Watford Palace Theatre from the outside in 2008
|Address||20 Clarendon Road|
|Public transit||Watford Junction railway station|
|Opened||14 December 1908|
Watford Palace Theatre, opened in 1908, is an Edwardian Grade II listed building in Watford, Hertfordshire.The 600-seat theatre on Clarendon Road was refurbished in 2004. It houses its own rehearsal room, wardrobe, cafe and bar.
The theatre was originally built for the Watford Hippodrome Co., Ltd. The foundation stone of what was to become the Palace Theatre was laid on 3 June 1908. Five days later Mr H.M. Theobald, the architect, lodged the notification of his intention to build the theatre. Construction was undertaken by Barker Brothers of Maidenhead, and took six months, opening on 14 December 1908. [ citation needed ]The opening proprietors were the Watford Palace of Varieties Co., the Managing Director: Mr. T.M. Sylvester.
In early days it put on variety shows and plays, mostly imported from other theatres. Variety artists who appeared at the Palace included Marie Lloyd, Evie Greene and Lottie Lennox.[ citation needed ] The theatre also puts on regular Christmas pantomimes.
For almost a decade (around the early 1960s), when Peter Cleall began his career at the Palace , the theatre was managed by actor Jimmy Perry, best-known for co-writing the television series Dad's Army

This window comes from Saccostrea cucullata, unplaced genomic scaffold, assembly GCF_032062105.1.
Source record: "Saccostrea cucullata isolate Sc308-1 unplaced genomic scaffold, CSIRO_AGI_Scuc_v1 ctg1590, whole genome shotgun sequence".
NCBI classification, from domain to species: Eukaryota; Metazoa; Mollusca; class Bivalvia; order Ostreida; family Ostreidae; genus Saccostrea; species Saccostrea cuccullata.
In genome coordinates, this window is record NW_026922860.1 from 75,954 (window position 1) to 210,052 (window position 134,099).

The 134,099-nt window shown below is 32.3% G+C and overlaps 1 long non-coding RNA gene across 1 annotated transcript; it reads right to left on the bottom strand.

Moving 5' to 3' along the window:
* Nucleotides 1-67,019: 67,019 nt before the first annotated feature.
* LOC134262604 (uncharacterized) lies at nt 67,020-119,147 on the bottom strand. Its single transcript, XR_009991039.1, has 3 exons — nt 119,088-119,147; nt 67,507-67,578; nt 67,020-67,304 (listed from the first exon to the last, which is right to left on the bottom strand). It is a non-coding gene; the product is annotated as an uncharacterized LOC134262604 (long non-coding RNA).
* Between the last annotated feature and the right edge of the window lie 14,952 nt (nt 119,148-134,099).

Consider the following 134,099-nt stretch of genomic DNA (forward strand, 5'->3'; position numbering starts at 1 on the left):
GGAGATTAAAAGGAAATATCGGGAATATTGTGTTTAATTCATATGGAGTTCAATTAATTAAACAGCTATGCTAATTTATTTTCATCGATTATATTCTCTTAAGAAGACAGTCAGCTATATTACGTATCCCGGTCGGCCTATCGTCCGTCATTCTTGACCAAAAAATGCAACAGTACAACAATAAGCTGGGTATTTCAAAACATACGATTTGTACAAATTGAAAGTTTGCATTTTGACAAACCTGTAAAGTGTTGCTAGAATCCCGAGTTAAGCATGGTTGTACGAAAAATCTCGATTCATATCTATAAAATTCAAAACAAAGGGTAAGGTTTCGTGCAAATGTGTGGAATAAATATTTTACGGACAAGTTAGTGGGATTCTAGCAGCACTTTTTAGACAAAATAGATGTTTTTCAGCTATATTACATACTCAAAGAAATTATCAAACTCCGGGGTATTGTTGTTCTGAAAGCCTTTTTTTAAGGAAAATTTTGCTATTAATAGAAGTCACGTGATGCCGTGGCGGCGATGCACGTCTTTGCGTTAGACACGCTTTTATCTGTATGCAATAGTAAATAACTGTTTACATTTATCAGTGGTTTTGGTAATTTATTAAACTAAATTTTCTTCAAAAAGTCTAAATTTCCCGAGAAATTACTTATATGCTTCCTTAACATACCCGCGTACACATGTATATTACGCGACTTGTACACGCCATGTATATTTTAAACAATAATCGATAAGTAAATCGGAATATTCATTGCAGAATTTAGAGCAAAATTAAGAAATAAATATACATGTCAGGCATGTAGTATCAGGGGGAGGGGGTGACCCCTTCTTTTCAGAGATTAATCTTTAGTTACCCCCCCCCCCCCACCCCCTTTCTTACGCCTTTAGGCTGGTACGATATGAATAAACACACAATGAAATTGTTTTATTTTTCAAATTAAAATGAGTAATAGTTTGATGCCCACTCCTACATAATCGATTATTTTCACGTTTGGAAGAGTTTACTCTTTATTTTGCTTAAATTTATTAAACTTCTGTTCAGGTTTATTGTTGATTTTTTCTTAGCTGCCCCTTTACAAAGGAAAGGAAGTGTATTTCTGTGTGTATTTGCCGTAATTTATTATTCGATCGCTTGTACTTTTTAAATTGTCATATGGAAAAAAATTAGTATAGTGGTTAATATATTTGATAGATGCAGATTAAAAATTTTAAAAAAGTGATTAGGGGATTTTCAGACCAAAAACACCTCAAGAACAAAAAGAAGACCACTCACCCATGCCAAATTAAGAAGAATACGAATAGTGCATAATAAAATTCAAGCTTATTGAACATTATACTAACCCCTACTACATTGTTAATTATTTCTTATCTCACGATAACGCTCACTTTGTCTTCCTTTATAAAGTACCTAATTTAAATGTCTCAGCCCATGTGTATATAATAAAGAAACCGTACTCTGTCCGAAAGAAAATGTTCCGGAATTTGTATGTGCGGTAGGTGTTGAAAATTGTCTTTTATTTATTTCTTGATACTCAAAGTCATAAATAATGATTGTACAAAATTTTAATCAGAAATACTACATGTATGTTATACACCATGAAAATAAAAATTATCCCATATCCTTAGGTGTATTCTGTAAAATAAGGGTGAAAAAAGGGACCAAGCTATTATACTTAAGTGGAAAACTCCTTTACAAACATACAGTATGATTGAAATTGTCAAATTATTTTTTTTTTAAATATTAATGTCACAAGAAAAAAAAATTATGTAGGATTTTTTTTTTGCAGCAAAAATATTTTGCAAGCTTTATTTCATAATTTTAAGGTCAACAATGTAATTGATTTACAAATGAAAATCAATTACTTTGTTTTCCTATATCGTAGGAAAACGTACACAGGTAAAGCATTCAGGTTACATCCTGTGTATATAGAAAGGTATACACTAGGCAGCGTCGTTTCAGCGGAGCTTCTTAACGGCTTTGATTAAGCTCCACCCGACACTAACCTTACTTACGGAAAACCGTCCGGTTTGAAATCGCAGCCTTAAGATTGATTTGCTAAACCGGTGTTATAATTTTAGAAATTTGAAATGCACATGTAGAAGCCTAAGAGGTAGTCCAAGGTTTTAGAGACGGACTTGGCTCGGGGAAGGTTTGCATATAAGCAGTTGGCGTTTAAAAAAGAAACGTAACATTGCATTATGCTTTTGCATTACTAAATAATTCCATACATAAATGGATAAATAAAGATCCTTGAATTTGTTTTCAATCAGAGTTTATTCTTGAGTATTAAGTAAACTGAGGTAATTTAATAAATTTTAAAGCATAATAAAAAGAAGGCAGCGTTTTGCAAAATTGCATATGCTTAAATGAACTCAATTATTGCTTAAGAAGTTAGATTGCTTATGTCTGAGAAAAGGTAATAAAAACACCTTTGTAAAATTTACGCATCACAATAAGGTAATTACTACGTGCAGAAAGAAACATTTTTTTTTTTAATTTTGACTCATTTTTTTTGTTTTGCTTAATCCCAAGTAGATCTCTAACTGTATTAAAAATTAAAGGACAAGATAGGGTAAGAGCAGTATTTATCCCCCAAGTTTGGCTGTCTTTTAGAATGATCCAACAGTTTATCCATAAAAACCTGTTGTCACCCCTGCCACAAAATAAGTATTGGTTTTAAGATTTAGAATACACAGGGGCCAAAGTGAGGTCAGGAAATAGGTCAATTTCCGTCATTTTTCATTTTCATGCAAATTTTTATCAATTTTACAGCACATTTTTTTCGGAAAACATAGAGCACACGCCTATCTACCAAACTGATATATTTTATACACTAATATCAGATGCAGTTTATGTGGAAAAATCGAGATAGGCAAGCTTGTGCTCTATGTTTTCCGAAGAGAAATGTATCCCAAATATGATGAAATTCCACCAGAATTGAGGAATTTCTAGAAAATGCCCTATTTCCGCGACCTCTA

In September 2004, the theatre re-opened after a two year £8.8million Lottery funded refurbishment, which included more public space, two bars, a daytime café, air cooling and new seating. Access to the building was improved by the introduction of a lift to all levels, ramps and automated front doors.
In October 2015, the theatre won the Promotion of Diversity Award (joint winners with Leicester Curve) at the UK Theatre Awards 2015.
RIFCO Arts is resident theatre company.
The theatre has been producing work for over 100 years. Alongside touring productions, the theatre provides programmes in new writing.
John Le Mesurier was an English actor. He is perhaps best remembered for his comedic role as Sergeant Arthur Wilson in the BBC television situation comedy Dad's Army (1968–1977). A self-confessed "jobbing actor", Le Mesurier appeared in more than 120 films across a range of genres, normally in smaller supporting parts.
Arthur Lowe was a British actor. His acting career spanned nearly 40 years, including starring roles in numerous theatre and television productions. He played Captain Mainwaring in the British sitcom Dad's Army from 1968 until 1977, was nominated for seven BAFTAs and became one of the most recognised faces on television.
Major David John Croft, was an English writer, producer and director. David Croft produced and wrote a string of BBC sitcoms with Jimmy Perry and Jeremy Lloyd, including Dad's Army, Are You Being Served?, It Ain't Half Hot Mum, Hi-de-Hi! and 'Allo 'Allo!
Watford is a town and borough in Hertfordshire, England, 17.5 miles northwest of Charing Cross.
Gurpreet Kaur Bhatti is a British Sikh writer. She has written extensively for stage, screen and radio. Her play Behzti (Dishonour) was cancelled by the Birmingham Rep after peaceful protests by Sikhs turned violent against the play and alleged death threats forced Bhatti to go into hiding.
Arthur Ian Lavender is an English stage, film and television actor. He is best known for his role as Private Pike in the BBC sitcom Dad's Army.
Russell Edward Brand is an English comedian, actor, radio host, writer, and activist.